Juror Sensitivity to the Cross-Race Effect

Jordan Abshire, Brian H. Bornstein

Research output: Contribution to journalArticlepeer-review

36 Scopus citations


Black and White mock jurors' sensitivity to the cross-race effect was investigated by varying the race of the eyewitness in a simulated murder trial of a Black defendant. Participants heard an audiotape of a trial after which they rendered a verdict and rated the credibility of the witnesses. White participants found the prosecution witnesses (including the eyewitness) more credible, and the defense witness less credible, than did Black participants; they were also more likely to find the defendant guilty. The Black eyewitness was perceived as more credible than was the White eyewitness, but eyewitness race had no effect on verdict. These results are consistent with the literature indicating that jurors of different races reach different verdicts, and also that jurors are relatively insensitive to factors that affect eyewitness testimony, such as the cross-race effect.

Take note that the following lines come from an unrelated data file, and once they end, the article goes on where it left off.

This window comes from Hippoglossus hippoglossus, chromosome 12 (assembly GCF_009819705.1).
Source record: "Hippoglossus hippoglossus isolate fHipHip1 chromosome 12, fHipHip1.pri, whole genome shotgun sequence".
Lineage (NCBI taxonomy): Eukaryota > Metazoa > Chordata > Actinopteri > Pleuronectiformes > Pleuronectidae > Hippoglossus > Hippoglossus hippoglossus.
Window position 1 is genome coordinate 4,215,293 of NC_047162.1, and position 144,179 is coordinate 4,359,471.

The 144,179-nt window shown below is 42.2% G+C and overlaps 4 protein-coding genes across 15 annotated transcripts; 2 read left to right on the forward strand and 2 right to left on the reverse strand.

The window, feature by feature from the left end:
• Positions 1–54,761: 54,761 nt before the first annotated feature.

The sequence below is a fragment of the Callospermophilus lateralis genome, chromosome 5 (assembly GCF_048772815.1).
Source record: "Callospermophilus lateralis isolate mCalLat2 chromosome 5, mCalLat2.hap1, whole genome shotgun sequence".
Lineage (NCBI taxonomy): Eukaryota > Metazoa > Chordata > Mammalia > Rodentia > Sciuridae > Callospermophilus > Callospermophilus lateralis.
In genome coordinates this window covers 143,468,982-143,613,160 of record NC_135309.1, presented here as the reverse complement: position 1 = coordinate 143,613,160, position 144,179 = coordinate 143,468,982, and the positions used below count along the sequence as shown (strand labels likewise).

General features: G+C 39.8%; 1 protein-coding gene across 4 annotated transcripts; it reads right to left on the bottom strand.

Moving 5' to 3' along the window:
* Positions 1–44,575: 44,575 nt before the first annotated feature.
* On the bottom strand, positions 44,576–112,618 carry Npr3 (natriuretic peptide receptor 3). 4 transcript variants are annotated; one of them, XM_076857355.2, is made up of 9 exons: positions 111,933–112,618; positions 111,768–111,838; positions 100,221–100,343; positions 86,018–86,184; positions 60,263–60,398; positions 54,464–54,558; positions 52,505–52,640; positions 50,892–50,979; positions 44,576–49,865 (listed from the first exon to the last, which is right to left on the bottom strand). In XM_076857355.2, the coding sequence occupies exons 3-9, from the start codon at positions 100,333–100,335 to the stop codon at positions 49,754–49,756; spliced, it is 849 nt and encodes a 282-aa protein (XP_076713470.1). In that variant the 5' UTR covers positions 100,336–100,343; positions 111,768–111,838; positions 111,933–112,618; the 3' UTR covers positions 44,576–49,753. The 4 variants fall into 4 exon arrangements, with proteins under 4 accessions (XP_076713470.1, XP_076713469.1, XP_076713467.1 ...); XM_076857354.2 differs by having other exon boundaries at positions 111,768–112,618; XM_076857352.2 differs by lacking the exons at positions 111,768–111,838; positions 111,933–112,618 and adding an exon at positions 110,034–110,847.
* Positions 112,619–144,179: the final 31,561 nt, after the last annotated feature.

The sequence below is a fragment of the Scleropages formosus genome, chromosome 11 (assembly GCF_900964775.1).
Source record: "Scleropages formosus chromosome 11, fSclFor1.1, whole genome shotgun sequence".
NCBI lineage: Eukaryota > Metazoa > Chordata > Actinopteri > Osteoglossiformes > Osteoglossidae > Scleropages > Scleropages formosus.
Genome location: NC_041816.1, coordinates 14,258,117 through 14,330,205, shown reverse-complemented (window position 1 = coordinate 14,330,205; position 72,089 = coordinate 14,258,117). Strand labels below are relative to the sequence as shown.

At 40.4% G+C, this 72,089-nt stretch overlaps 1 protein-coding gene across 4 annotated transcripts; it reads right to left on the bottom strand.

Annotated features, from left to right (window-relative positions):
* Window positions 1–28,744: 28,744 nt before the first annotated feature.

Original languageEnglish (US)
Pages (from-to)471-480
Number of pages10
JournalLaw and human behavior
Issue number5
StatePublished - Oct 2003


  • Cross-race effect
  • Juror decision-making
  • Juror race
  • Own-race bias

ASJC Scopus subject areas

  • Arts and Humanities (miscellaneous)
  • General Psychology
  • Psychiatry and Mental health
  • Law


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